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But many good and pious thoughts
Had she; and, in the kirk to pray,

Two long Scotch miles, through rain or snow,
To kirk she had been used to go,
Twice every Sabbath-day.

And, when she followed Peter Bell,
It was to lead an honest life;

For he, with tongue not used to falter,
Had pledged his troth before the altar
To love her as his wedded wife.

A mother's hope is hers;

but soon

She drooped and pined like one forlorn;
From Scripture she a name did borrow;
Benoni, or the child of sorrow,

She called her babe unborn.

For she had learned how Peter lived,
And took it in most grievous part;
She to the very bone was worn,
And, ere that little child was born,
Died of a broken heart.

And now the Spirits of the Mind
Are busy with poor Peter Bell;
Upon the rights of visual sense
Usurping, with a prevalence
More terrible than magic spell.

Close by a brake of flowering furze
(Above it shivering aspens play)
He sees an unsubstantial creature,
His very self in form and feature,
Not four yards from the broad highway:

And stretched beneath the furze he sees
The Highland girl - it is no other;

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And hears her crying as she cried,
The very moment that she died,

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The sweat pours down from Peter's face,
So grievous is his heart's contrition;
With agony his eye-balls ache

While he beholds by the furze-brake
This miserable vision!

Calm is the well-deserving brute,

His peace, hath no offence betrayed;
But now, while down that slope he wends,
A voice to Peter's ear ascends,
Resounding from the woody glade:

The voice, though clamorous as a horn
Re-echoed by a naked rock,

Is from that tabernacle List!

Within, a fervent Methodist
Is preaching to no heedless flock!

66 Repent! repent!" he cries aloud, "While yet ye may find mercy; - strive "To love the Lord with all your might; "Turn to him, seek him day and night, "And save your souls alive!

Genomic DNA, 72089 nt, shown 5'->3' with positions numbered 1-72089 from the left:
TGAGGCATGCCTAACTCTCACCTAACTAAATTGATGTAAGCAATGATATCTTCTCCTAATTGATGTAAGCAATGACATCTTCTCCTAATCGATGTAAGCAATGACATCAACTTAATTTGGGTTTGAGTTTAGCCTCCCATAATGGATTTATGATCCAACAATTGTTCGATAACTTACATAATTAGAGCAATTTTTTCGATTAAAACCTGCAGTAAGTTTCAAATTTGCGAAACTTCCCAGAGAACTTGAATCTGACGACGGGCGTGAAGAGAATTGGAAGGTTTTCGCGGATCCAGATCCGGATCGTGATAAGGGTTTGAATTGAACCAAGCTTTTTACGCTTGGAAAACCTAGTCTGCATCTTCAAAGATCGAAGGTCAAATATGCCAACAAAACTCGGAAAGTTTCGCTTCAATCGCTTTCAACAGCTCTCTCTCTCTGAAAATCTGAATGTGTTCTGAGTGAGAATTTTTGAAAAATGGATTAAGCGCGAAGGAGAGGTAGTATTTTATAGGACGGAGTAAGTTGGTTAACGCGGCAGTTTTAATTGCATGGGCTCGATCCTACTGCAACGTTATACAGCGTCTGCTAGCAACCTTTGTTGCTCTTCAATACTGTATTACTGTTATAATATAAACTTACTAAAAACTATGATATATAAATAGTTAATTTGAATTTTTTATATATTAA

"Repent! repent! though ye have gone, "Through paths of wickedness and woe, "After the Babylonian harlot,

"And, though your sins be red as scarlet,

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Even as he passed the door, these words
Did plainly come to Peter's ears;
And they such joyful tidings were,
The joy was more than he could bear!
He melted into tears.

Sweet tears of hope and tenderness!
And fast they fell, a plenteous shower!
His nerves, his sinews seemed to melt;
Through all his iron frame was felt
A gentle, a relaxing power!

Each fibre of his frame was weak;
Weak all the animal within;
But, in its helplessness, grew mild
And gentle as an infant child,
An infant that has known no sin.

'Tis said, that, through prevailing grace,
He, not unmoved, did notice now
The cross upon thy shoulders scored,
Meek Beast! in memory of the Lord
To whom all human-kind shall bow;

In memory of that solemn day
When Jesus humbly deigned to ride,
Entering the proud Jerusalem,
By an immeasurable stream
Of shouting people deified!

Meanwhile the persevering Ass,
Towards a gate in open view,
Turns up a narrow lane; his chest
Against the yielding gate he pressed,
And quietly passed through.

And up the stony lane he goes;
No ghost more softly ever trod;
Among the stones and pebbles, he
Sets down his hoofs inaudibly,

As if with felt his hoofs were shod.

Along the lane the trusty Ass

Had gone two hundred yards, not more;
When to a lonely house he came;
He turned aside towards the same,
And stopped before the door.

Thought Peter, 'tis the poor man's home! not a sound is heard

He listens

Save from the trickling household rill;
But, stepping o'er the cottage-sill,
Forthwith a little Girl appeared.

She to the Meeting-house was bound
In hope some tidings there to gather;
No glimpse it is no doubtful gleam -
She saw
and uttered with a scream,
"My father! here's my father!"

The very word was plainly heard,
Heard plainly by the wretched Mother-
Her joy was like a deep affright:
And forth she rushed into the light,
And saw it was another!

And, instantly, upon the earth,
Beneath the full moon shining bright,
Close to the Ass's feet she fell;
At the same moment Peter Bell
Dismounts in most unhappy plight.

As he beheld the Woman lie
Breathless and motionless, the mind
Of Peter sadly was confused;

But, though to such demands unused
And helpless almost as the blind,

He raised her up; and, while he held
Her body propped against his knee,
The Woman waked - and when she spied
The poor Ass standing by her side,
She moaned most bitterly.

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"For he is dead - I know it well!"

·At this she wept a bitter flood;

And, in the best way that he could,
His tale did Peter tell.

He trembles

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he is pale as death
His voice is weak with perturbation
He turns aside his head he pauses;
Poor Peter from a thousand causes;
Is crippled sore in his narration.

At length she learned how he espied
The Ass in that small meadow ground;
And that her Husband now lay dead,
Beside that luckless river's bed
In which he had been drowned.

A piercing look the Sufferer cast
Upon the Beast that near her stands;
She sees 'tis he, that 'tis the same;
She calls the poor Ass by his name,
And wrings, and wrings her hands.

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